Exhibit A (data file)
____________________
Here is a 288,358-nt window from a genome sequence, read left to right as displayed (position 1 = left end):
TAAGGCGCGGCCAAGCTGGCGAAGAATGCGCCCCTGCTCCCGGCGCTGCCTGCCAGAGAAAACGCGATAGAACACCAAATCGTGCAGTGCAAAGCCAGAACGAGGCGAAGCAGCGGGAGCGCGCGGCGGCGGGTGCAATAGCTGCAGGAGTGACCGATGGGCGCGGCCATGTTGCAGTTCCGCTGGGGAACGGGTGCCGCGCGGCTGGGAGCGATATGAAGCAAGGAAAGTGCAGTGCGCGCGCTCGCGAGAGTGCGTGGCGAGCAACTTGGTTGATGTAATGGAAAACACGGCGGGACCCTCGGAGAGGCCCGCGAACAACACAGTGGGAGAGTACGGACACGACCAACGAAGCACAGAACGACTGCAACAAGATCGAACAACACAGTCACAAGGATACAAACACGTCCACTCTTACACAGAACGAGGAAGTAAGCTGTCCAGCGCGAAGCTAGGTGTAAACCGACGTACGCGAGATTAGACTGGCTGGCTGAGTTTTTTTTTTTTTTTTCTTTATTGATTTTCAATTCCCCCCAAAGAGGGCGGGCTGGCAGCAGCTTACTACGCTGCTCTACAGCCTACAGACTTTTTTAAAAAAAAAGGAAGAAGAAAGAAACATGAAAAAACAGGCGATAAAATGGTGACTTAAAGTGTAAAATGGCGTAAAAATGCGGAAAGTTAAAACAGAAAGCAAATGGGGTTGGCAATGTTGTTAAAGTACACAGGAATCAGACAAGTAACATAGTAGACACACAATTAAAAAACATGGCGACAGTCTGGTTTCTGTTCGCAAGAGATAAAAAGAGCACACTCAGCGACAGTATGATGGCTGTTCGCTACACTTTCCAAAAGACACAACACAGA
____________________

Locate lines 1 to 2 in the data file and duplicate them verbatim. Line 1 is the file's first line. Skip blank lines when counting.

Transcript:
Here is a 288,358-nt window from a genome sequence, read left to right as displayed (position 1 = left end):
TAAGGCGCGGCCAAGCTGGCGAAGAATGCGCCCCTGCTCCCGGCGCTGCCTGCCAGAGAAAACGCGATAGAACACCAAATCGTGCAGTGCAAAGCCAGAACGAGGCGAAGCAGCGGGAGCGCGCGGCGGCGGGTGCAATAGCTGCAGGAGTGACCGATGGGCGCGGCCATGTTGCAGTTCCGCTGGGGAACGGGTGCCGCGCGGCTGGGAGCGATATGAAGCAAGGAAAGTGCAGTGCGCGCGCTCGCGAGAGTGCGTGGCGAGCAACTTGGTTGATGTAATGGAAAACACGGCGGGACCCTCGGAGAGGCCCGCGAACAACACAGTGGGAGAGTACGGACACGACCAACGAAGCACAGAACGACTGCAACAAGATCGAACAACACAGTCACAAGGATACAAACACGTCCACTCTTACACAGAACGAGGAAGTAAGCTGTCCAGCGCGAAGCTAGGTGTAAACCGACGTACGCGAGATTAGACTGGCTGGCTGAGTTTTTTTTTTTTTTTTCTTTATTGATTTTCAATTCCCCCCAAAGAGGGCGGGCTGGCAGCAGCTTACTACGCTGCTCTACAGCCTACAGACTTTTTTAAAAAAAAAGGAAGAAGAAAGAAACATGAAAAAACAGGCGATAAAATGGTGACTTAAAGTGTAAAATGGCGTAAAAATGCGGAAAGTTAAAACAGAAAGCAAATGGGGTTGGCAATGTTGTTAAAGTACACAGGAATCAGACAAGTAACATAGTAGACACACAATTAAAAAACATGGCGACAGTCTGGTTTCTGTTCGCAAGAGATAAAAAGAGCACACTCAGCGACAGTATGATGGCTGTTCGCTACACTTTCCAAAAGACACAACACAGA